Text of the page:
This is the simplest and easiest method of gardening “no work,” by far. You plant straw directly into bales, and as the season progresses, the straw is broken down into virgin soil which nourishes the plants from within the bale.
Hay bale gardening is just what you’re looking for: It’s cheap, it’s easy and fertilizers or pesticides are not needed.
What are the advantages of hay bale gardening?
Hay bale gardening is great, and here are some reasons why:
- It works for soils of any kind. The type of soil is not necessarily the most important criterion that will be taken into account when selecting their safe location, but it is generally necessary to have good soil for growing a garden. Well, not with a gardening of this type. You can live on the highest mountain’s rocky top, and still grow your own tomatoes!
- It’s organic. You don’t need pesticides to grow a bale garden. Your crops are naturally protected against weeds and harmful insects.
- It’s low maintenance. No more digging and weeding!
- It’s cheap. Both straw and hay bales are inexpensive.
- It doesn’t use many resources, it doesn’t need much water, and the workload is also much smaller than normal!
Straw or hay?
Currently, there are benefits and drawbacks for both approaches. Straw bales are generally cheaper than bales made from hay. On the other hand, hay appears to be producing a more nutritious compost than straw. There’s also said that hay holds more water than straw. However, hay bales also contain several seeds which can cause trouble if they are immune to the relatively high temperatures produced during the process.
What type of straw/hay?
Experienced gardeners who have used this method for some time state that wheat, oats , rye, and barley straw are best suited to growing a garden. This is because these plants are harvested for grains, meaning that there will be virtually no seed left in the straw bale. Choose pea, vetch, or alfalfa, if you’re in hay bales.
Using the option available in your region is cost-effective, but if you have the chance to choose, you should avoid corn and flax bales; they take longer to decompose because they are very coarse, and because of the oil residue left in the linseed straw.
How do you make your garden?
Keep in mind that when the gardening process actually begins, the bales are almost impossible to move so make sure they are placed in the right place. Set up galvanized wire bird netting after you have decided where to put them. This will drive the rats away and chip moles away.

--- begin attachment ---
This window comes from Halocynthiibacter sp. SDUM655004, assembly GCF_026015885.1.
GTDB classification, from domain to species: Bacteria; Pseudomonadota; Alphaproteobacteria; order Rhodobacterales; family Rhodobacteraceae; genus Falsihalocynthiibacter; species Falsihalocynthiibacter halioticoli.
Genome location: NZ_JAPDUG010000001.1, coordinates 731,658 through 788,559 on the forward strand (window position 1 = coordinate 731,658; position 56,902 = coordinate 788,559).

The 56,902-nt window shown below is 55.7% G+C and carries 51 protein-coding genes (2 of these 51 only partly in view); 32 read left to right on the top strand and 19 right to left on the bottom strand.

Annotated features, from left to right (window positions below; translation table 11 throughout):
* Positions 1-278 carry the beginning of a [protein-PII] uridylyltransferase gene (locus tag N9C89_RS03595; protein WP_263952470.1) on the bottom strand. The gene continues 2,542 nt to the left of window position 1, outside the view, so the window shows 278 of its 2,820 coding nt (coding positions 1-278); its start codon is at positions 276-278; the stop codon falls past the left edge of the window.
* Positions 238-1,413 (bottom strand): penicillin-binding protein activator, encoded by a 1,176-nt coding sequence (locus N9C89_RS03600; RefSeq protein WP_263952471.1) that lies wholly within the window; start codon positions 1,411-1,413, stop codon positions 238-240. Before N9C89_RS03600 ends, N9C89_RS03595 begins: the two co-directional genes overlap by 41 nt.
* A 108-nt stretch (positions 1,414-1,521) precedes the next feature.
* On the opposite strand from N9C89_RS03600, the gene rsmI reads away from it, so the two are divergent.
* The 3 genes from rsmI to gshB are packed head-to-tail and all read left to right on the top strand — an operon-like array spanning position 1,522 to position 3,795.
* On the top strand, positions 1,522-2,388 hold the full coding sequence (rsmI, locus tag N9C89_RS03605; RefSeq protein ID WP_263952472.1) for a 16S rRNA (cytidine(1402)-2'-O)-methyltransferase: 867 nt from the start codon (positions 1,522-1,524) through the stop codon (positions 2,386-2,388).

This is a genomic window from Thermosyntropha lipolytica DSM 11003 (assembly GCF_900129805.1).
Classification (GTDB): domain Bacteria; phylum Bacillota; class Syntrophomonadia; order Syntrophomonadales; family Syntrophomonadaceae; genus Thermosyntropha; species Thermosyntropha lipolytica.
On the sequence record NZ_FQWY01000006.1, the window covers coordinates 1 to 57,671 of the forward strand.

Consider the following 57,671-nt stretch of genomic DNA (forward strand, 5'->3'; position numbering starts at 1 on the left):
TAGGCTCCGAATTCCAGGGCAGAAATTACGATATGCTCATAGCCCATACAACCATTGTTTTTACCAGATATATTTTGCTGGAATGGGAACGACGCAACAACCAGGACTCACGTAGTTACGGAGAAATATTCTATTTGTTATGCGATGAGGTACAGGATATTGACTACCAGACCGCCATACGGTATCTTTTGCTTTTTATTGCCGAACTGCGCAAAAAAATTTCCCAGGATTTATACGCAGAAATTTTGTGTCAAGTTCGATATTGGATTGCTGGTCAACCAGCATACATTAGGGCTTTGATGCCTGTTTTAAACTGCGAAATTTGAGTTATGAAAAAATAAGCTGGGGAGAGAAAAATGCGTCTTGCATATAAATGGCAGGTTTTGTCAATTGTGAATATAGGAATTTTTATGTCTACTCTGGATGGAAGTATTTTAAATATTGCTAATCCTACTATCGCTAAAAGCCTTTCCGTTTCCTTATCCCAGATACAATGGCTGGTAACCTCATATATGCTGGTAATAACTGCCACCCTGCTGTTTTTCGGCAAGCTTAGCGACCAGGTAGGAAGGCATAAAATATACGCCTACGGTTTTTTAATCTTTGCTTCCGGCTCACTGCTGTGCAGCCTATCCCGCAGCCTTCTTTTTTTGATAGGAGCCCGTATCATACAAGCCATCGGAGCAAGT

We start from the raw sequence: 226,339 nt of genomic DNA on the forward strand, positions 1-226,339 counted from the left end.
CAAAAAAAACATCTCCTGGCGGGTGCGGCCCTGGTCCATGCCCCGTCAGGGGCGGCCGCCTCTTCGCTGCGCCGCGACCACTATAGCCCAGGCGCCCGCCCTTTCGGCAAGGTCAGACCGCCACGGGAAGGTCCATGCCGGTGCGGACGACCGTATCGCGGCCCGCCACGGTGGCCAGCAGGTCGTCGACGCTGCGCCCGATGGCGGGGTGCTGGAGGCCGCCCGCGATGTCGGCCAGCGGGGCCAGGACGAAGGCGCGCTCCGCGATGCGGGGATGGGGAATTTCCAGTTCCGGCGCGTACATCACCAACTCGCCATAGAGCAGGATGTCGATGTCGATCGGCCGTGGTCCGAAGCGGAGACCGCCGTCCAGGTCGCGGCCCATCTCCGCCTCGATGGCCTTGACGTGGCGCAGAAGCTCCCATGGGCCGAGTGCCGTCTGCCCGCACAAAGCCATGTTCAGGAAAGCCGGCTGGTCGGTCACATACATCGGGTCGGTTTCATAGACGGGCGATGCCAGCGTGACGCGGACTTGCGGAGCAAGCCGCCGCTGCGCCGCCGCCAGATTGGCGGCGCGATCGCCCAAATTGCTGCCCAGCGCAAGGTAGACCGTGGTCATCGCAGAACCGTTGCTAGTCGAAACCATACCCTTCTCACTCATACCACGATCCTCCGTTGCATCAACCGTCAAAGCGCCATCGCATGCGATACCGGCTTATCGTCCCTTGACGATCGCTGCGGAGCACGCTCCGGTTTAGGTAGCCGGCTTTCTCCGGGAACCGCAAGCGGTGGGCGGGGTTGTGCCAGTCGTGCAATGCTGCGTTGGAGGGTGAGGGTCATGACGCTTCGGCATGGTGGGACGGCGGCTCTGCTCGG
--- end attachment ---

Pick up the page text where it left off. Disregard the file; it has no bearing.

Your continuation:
Be sure to purchase bales bound with plastic or wire twine. A degradable twine is soon to be damaged and useless.
Arrange the bales so that the stalks of the straws are horizontal. It will help hold more water within the bale. When you position them upright, the water just flows in. However, I must admit that planting with vertical straw is easier, so it is up to you to decide which way is best for you.
Once the bales are in place, it’s time to start the first phase of gardening. It is called bale conditioning.
Soak them with plenty of water, and make sure they don’t dry at all for the next five days as the temperature rises and rot inside.
You should start planting within around one to two weeks after the five days have passed.
By using ammonium nitrate, which is high in nitrogen and encourages bacterial growth, you may opt to speed up this by the same bacteria that are involved in rotting the straw. In that case, 10 days in a row will be fed by the bales: days 1, 3, 5, 7, and 9 using the ammonium nitrate and days 2, 4, 6, 8, and 10 using plain water.
If you are certainly interested in growing a healthy garden, you can find a more natural way to speed up the rotting process. One approach is to spread a layer of organic fertilizer directly on the bales before the watering process begins. Chicken, turkey or rabbit manure, and even coffee grounds are perfect organic fertilizers.
Once the conditioning process is over, you will simply plant the seeds, germinated seeds, or small plants inside the bales. Make sure the temperature inside is adequate; otherwise, it may hurt your plants. If it’s a little warmer than the outside, it’s okay, as this will promote root growth.
What are the appropriate plants for your bale garden?
In your bale garden, you can grow pretty much everything. It will love all the annual vegetables and herbs; however, I wouldn’t go for very heavy plants like corn. Tomatoes, cucumbers, peppers, squash, zucchini, melons, beans and peas can be successfully grown, leafy vegetables, eggplants and just about anything else you can think of.
Here’s a video on how to get started: